Saturday, March 1, 2014

Two steps forward in America, one step back in Uganda

Another good (and bad) week for common decency.

1) Freedom of religion.   That's the excuse a lot of business owners used well into the 1970s when they refused service to Blacks, Asians and Native Americans.     So it was good to hear Gov. Janice Brewer of Arizona veto the so-called "religious freedom" bill that would have allowed people to do business with gays and lesbians.    It followed the same flawed logic as segregation.    You just can't deny service to someone without a good reason -- for example, they're a known gang member.    9 million people in the States are openly gay, roughly the size of New Jersey.    Why would you turn away a revenue stream like that?    Really.

2) Also this week, a federal court in Dallas struck down the portion of the Texas constitution that bans gay marriages.    That's now two of the eleven Confederate States, and cases are pending in five more.    The march is relentless and that's a good thing.    If this ruling stands, nearly half the population in America will have marriage equality.     What two people do, as long as it's consenting and there's no abuse, is really none of my business.

3) Unfortunately, the regression took place in Uganda, which has now decreed a life sentence for gays and lesbians and even prohibits advocating for LGBT people.   Upon signing the bill the country's President, Yoweri Museveni, said that one of the reasons he was signing the bill was that he didn't "understand" homosexuality.

For the record, sir, I don't know what it's like to be gay (even though I have been falsely accused numerous times of being gay), but that doesn't give me the right to discriminate against LGBTs.   I don't know what it's like to be a visible minority but that doesn't give me the right to discriminate against people who don't have the same skin colour as me (white).    I'm not a woman and I will never know what it's like to be a woman -- and I will plead guilty to some male chauvinism -- but I have never discriminated against, or hated, a woman because she's a woman and I never will.     Homosexuals, people of colour, women -- they are not my enemies, they're my partners.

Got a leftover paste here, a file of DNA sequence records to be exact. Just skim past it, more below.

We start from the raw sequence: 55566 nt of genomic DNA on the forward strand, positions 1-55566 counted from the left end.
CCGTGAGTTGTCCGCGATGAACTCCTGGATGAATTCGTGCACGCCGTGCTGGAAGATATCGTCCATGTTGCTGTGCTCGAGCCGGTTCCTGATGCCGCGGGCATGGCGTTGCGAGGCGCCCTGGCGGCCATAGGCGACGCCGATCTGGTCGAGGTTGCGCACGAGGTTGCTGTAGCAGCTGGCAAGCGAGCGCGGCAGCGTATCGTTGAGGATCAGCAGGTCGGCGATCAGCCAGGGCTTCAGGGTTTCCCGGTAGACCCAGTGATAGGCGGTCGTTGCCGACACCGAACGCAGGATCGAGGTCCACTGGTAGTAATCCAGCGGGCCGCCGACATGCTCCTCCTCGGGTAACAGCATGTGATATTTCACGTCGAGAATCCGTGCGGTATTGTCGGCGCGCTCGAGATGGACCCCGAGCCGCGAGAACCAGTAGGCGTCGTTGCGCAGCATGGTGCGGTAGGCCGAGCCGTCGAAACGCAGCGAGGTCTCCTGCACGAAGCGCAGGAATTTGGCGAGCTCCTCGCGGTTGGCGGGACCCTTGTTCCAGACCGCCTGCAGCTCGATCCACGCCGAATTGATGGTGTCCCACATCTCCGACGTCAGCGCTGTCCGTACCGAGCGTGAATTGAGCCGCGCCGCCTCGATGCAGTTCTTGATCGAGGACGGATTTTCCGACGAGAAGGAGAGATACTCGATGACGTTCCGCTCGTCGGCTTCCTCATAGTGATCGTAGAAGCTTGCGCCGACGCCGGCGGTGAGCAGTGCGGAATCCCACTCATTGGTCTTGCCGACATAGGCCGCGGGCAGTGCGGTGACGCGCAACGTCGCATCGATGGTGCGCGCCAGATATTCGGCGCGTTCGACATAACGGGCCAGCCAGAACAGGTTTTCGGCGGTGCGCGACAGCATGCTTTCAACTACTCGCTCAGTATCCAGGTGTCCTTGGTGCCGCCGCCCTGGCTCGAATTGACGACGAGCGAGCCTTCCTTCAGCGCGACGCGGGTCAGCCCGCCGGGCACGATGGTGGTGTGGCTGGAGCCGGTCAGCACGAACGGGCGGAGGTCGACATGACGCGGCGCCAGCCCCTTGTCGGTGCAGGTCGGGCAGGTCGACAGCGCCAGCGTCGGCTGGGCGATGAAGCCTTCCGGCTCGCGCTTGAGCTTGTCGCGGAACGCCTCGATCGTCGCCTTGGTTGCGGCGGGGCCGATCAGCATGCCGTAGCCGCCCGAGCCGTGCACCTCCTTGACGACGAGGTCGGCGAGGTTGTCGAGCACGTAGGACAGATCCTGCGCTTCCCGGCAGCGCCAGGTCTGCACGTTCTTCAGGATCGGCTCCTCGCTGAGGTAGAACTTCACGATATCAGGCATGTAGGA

It wasn't that long ago in Canada that women couldn't file rape complaints against their husbands, but we changed that.    We once forbade women from getting a loan without a male co-signer, but that was changed too.   People of colour once couldn't be in the same sections of a theatre as whites (yes, in Canada) but we saw sense in that.    And gays and lesbians were granted equality in employment and housing a long time ago -- I think Québec was the first, in 1979, when most in that province would have still been opposed to the idea.

People evolve -- I know I have on this issue.   Some people, and some countries, not near fast enough.    If we boycotted with our tourist dollars those states that still discriminate, it just might change minds if sales tax revenues began to dry up -- it certainly did with South Africa and apartheid when the petrodollars of tourism dried up (today, not only is the country free of course, but so is the LGBT community).

The EU member states and other European countries have cut off foreign aid to Uganda.    The US is threatening to do the same.    Meanwhile, Canada has only said the law will "impede relations" but otherwise is doing nothing (for now).    We have to do something.    Last year, our remittance to Uganda was somewhere in the neighbourhood of $41 million.   A lot of it to "on the ground" local groups, many of which are blatantly anti-gay.    We all know how PMS personally feels about the overall issue of homosexuality, but he has scrupulously enforced our laws here as they are.    Isn't it time he "stood up for Canada" and said he will not tolerate in any way what Uganda is doing?   He's cut off all aid to Mali and a big chunk to Haiti for their human rights abuses.    Why should the home of "The Cranes" be any different?

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